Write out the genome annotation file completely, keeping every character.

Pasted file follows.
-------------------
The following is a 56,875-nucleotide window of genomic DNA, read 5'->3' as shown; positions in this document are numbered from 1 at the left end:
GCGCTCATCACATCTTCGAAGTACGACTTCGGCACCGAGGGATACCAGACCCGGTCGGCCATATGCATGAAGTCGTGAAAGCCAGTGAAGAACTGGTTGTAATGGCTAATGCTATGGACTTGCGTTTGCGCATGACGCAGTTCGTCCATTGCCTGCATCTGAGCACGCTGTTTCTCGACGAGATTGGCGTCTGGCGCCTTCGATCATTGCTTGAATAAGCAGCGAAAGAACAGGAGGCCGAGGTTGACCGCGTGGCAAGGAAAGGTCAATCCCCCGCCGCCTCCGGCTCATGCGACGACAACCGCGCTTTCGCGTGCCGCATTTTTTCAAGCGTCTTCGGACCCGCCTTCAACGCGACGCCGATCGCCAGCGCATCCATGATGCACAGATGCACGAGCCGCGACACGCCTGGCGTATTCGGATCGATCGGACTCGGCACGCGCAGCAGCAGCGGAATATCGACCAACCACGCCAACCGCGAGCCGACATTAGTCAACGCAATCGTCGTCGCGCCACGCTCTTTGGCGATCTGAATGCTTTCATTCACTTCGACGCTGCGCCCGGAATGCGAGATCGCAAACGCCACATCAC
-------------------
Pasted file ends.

The following is a 56,875-nucleotide window of genomic DNA, read 5'->3' as shown; positions in this document are numbered from 1 at the left end:
GCGCTCATCACATCTTCGAAGTACGACTTCGGCACCGAGGGATACCAGACCCGGTCGGCCATATGCATGAAGTCGTGAAAGCCAGTGAAGAACTGGTTGTAATGGCTAATGCTATGGACTTGCGTTTGCGCATGACGCAGTTCGTCCATTGCCTGCATCTGAGCACGCTGTTTCTCGACGAGATTGGCGTCTGGCGCCTTCGATCATTGCTTGAATAAGCAGCGAAAGAACAGGAGGCCGAGGTTGACCGCGTGGCAAGGAAAGGTCAATCCCCCGCCGCCTCCGGCTCATGCGACGACAACCGCGCTTTCGCGTGCCGCATTTTTTCAAGCGTCTTCGGACCCGCCTTCAACGCGACGCCGATCGCCAGCGCATCCATGATGCACAGATGCACGAGCCGCGACACGCCTGGCGTATTCGGATCGATCGGACTCGGCACGCGCAGCAGCAGCGGAATATCGACCAACCACGCCAACCGCGAGCCGACATTAGTCAACGCAATCGTCGTCGCGCCACGCTCTTTGGCGATCTGAATGCTTTCATTCACTTCGACGCTGCGCCCGGAATGCGAGATCGCAAACGCCACATCAC